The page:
On May 1, 1862, the lamps of the new lighthouse, Twin Lights at Navesink, were lit for the first time.
The original Twin Lights of Navesink were first lit in 1828. By 1857, the original structure had fallen into disrepair. That year, the Annual Report of the Lighthouse Board stated:
The two light-house towers at Navesink, N. J., marking the approach to the bay of New York, are in a dilapidated condition, the consequence of original bad materials and workmanship, and it has been represented that there is apprehension that they are not capable of standing much longer the heavy winter storms of the coast. The position is one of great exposure, the lights of much importance, and it is believed it will not be safe to trust to the stability of the present towers much longer.
Congress appropriated $72,941 on June 20, 1860, for a new lighthouse at Navesink, and Joseph Lederle was selected as the architect. Lederle’s plans called for a castle-like structure, built of brownstone, with an octagonal tower on its north end and a square tower, 228 feet away, on the opposite end. A two-story residence for the principal keeper and his first assistant was centered between the two towers, while the living space for the second and third assistant keepers, along with workshops and oil rooms, were located in the wings that attached the towers to the two-story dwelling.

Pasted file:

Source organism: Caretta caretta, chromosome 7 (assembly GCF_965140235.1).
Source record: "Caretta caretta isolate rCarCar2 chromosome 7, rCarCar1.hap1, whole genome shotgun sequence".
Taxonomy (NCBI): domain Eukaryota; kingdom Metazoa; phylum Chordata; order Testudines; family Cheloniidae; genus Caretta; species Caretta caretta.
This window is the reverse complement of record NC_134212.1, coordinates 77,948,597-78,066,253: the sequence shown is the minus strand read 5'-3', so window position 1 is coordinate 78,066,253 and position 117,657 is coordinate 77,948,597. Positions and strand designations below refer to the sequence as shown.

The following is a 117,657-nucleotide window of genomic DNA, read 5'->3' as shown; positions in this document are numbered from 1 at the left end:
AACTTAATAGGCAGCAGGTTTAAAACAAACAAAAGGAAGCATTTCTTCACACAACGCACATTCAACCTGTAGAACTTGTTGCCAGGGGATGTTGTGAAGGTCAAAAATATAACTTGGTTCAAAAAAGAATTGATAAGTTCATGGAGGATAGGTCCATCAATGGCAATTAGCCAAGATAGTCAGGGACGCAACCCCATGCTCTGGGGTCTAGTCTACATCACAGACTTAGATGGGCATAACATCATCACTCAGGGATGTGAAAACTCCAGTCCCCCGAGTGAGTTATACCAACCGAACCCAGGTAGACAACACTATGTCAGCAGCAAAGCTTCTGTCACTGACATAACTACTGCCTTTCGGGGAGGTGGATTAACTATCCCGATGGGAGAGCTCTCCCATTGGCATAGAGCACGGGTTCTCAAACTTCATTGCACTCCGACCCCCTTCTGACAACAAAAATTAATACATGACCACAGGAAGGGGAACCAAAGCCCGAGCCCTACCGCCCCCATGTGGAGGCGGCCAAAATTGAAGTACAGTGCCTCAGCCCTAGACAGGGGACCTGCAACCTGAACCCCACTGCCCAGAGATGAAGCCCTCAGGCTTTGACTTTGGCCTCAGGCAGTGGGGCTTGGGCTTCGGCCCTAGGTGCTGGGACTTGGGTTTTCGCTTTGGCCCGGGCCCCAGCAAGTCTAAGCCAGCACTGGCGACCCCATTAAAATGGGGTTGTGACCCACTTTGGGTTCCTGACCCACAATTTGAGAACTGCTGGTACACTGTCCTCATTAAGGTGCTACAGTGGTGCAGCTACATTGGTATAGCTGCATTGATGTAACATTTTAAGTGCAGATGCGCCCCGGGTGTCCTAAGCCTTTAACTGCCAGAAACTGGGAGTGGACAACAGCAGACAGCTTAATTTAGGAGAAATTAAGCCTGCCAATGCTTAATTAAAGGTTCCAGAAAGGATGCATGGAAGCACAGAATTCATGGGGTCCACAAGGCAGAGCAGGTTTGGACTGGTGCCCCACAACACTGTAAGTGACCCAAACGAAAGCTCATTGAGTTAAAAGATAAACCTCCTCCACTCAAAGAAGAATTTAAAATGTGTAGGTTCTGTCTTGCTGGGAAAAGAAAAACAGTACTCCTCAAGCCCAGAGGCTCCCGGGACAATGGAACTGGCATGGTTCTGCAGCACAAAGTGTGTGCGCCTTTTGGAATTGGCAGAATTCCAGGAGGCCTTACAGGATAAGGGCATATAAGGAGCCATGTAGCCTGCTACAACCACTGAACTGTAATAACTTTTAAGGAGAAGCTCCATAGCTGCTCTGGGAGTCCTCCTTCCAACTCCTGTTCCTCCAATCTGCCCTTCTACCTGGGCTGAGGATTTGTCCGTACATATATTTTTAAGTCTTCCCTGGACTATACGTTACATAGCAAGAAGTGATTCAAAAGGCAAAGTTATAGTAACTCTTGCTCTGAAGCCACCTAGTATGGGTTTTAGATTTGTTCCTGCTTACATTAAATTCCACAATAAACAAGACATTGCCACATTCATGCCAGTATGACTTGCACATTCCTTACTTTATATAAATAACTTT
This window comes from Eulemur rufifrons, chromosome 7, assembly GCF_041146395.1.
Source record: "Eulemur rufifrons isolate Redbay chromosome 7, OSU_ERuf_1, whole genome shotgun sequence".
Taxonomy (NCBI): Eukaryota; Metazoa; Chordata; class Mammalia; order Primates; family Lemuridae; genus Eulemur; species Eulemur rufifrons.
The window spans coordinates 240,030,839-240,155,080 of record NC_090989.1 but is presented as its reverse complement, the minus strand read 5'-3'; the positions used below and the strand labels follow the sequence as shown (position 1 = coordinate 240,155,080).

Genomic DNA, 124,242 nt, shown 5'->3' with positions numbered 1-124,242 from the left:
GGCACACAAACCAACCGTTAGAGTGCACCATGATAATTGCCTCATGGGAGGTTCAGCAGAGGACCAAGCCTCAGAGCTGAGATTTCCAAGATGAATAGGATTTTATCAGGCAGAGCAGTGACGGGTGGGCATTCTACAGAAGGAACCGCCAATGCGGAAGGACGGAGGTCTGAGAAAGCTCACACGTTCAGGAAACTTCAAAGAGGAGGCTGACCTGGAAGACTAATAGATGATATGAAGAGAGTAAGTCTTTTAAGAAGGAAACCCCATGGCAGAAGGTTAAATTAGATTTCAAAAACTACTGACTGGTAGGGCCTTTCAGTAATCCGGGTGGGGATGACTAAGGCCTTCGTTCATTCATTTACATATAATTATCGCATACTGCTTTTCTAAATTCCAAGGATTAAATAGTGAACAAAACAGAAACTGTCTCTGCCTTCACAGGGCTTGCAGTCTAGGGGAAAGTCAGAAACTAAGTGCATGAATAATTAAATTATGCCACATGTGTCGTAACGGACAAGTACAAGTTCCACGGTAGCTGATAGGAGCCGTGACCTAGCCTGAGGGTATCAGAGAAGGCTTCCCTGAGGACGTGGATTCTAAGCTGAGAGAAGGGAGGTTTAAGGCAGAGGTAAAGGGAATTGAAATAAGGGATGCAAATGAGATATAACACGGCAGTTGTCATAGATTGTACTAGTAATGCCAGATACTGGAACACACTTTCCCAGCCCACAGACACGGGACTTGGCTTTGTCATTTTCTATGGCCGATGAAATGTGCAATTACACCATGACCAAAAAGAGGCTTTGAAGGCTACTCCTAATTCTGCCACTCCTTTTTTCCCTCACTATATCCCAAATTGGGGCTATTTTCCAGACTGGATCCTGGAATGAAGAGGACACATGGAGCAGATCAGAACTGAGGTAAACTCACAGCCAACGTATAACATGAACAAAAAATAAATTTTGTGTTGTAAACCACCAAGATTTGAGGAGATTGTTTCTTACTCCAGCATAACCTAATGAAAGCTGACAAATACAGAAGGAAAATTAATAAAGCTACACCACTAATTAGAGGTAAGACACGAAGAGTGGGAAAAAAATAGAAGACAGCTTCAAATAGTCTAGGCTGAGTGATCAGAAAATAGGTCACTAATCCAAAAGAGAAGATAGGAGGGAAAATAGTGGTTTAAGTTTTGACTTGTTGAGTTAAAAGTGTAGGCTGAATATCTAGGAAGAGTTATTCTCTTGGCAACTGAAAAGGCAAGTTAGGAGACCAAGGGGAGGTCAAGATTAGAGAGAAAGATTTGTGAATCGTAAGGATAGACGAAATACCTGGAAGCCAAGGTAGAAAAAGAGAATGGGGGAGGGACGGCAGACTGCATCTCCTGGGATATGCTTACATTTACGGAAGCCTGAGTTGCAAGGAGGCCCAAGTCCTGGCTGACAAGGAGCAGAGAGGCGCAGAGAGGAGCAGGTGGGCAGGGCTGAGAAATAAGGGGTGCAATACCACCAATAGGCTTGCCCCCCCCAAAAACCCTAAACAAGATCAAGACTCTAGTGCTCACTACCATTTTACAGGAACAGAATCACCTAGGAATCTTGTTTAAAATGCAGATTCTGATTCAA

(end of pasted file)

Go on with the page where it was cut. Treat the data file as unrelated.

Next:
Each tower was outfitted with a first-order Fresnel lens capable of producing 8,000 candlepower, making Twin Lights the most powerful lighthouse in the United States at the time. When first lit, the lamps inside the giant lenses burned lard oil. This changed in 1883, when, after experimenting for several weeks, the Lighthouse Board installed a mineral-oil lamp in the south tower, making Navesink Lighthouse the first in the country to use a first-order lamp fueled with mineral oil.
Today, the Twin Lights State Historic Site is owned and operated by the New Jersey Department of Environmental Protection, Division of Parks & Forestry. The Twin Lights Historical Society assists NJ Parks in helping to make the Twin Lights Historic Site one of the best small museums in New Jersey. The grounds of Twin Lights are now open to visitors, with COVID-19 precautions in place.
The Twin Lights Historical Society. https://www.twinlightslighthouse.org/
Postcard image of the Sea Bright bridge and the Twin Lights Lighthouse courtesy The Twin Lights Historical Society.